Ardern lost that unwinnable seat, and Labour lost that election and got bumped into opposition for 9 years. She describes a big moment watching Michael Cullen’s dismay as the new National government watered down Labour’s Emissions Trading Scheme and suspended payments to the NZ Superannuation Fund he’d co-created.

“Years of work was just gone like that. Some of those experiences made me realise that you have to build consensus … and what you have done has to stick,” she says.

“I’m OK with the idea that transformation takes a bit of time because if you want anything to stick in a country with a three-year electoral cycle you have to bring people with you.”

My first thought being, okay, who do we mean when we say “people”? The young children being raised in our caravan parks or sleeping in cars on darkened streets where their parents won’t get ticketed overnight know cold, hunger and shame, but as far as I can see they don’t think of political optics and persuasion. Elsewhere in their communities, young people struggling with gig-economy underemployment, low benefits and high living costs aren’t testily harrumphing about the sanctity of the Budget Responsibility Rules.

“People” as a class includes a lot of human beings who can’t vote, or up until now, can vote but haven’t. Like Ardern (usually), I think it’s good to say what you mean: we’re going to have to bring the eligible voters who already religiously vote, every election, along for the ride.

Those people threw Helen Clark’s government out after three terms in 2008, but it wasn’t for want of moderation. Is our current prime minister implying that the lesson here is that Cullen’s pension fund and the ETS were too much, too soon? Both were established international models. The former brought us in line with dozens of developed and wealthy nations and relied on global investment to pay the country’s superannuation bill down the line. The latter was a flexible market-based environmental regulation that would have spared the entire agricultural sector for a good while and offered a soft, technocratic response to what’s effectively human extinction.

Meanwhile, a bunch of other third rail issues like benefits and Māori customary title were left untouched or eroded, as I summarised here in 2017. If the lesson from the fifth Labour government is really “don’t move too fast”, why bother moving anywhere, ever, at all?

On a burning rentier planet, the question of inaction vs action matters existentially. But locally, it matters in terms of Ardern’s commitment that New Zealand be the best place in the world to raise a child. The structural challenge of this is already staggering given that New Zealand, through a combination of enduring welfare guarantees on one hand and a hands-off approach to the economy on the other, is currently the best place in the world to be a boomer. The stats are stark – they’ll turn out in force in 2020, and beyond, amplified all the way by their young fogey fellow travellers in the media and and parliament. They’ll mostly vote National.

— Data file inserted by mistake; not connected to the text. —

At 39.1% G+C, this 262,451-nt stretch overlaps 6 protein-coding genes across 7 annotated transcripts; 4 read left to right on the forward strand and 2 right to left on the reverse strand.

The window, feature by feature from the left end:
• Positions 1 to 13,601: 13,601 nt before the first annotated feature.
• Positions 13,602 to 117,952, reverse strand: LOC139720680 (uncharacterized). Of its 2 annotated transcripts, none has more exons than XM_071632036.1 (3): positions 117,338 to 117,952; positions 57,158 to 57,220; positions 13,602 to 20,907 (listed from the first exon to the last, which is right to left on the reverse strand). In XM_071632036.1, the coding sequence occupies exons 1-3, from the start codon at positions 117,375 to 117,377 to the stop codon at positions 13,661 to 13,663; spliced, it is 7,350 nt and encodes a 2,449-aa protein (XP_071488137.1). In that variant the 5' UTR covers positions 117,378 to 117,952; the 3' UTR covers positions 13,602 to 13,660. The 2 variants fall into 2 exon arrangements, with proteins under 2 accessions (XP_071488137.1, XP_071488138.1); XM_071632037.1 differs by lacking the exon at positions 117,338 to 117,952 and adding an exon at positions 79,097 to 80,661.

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This isn’t the piece where I try and parse why many over-60s vote the way they do, finally come up with a fair and accurate definition of ‘boomers’, or try and Destroy Them With Logic. What I’m saying is that a big chunk of the reliable voting population will not easily be placated or enthused by the moderating efforts of an Ardern government (see to date: canning a capital gains tax, sticking to self-imposed austerity rules, steadfastly not increasing benefits) and even if they are, they’ll probably turn around and vote for a conservative option anyway.

As usual when I leave an event like this, I know I’ve got a lot of chat but little by way of solutions, but the first and best practical step would be for Ardern’s government to extend who counts as “people” for the purposes of our triennal democratic project. The Minister of Justice has already announced that from next year New Zealanders will be able to enrol and vote on voting day, but the government should be taking steps to introduce automatic voter enrolment, and (it goes without saying) extend the franchise to 16 and 17-year-olds rather than hem and haw at the idea like it’s some Youth Parliament novelty moot.

What’s harder is crafting an appeal that will mobilise the people who aren’t going to the polls at the moment. Labour’s had a few cracks at identifying and mobilising this “missing million” in the past, each with historically unpopular leaders and with a mixed bag of policies they insisted people would love if they only listened. In Jacinda, they’ve at least fixed the former. She has the political capital, maybe, to be bolder on the latter.

Seeing a lot of normal-seeming people turn up in the cold to hear from a normal-seeming politician is absolutely heartening. The Australians, with literally no Ardern equivalent in sight anywhere anytime soon, love her. But even as I caught the good feeling, I departing wondering what her government is going to signify 20 years from now. In a decade or so, a lot of very outspoken climate change deniers, benefit bashers and doctrinaire moral conservatives, many unbelievably wealthy by historical standards, will begin to pass on, and their opinions on the prime minister’s appearance and family will die with them. What will Ardern’s run mean to the bubs and toddlers of today? Will they prosper as young adults in the country she once led, or will they have not counted enough at the time?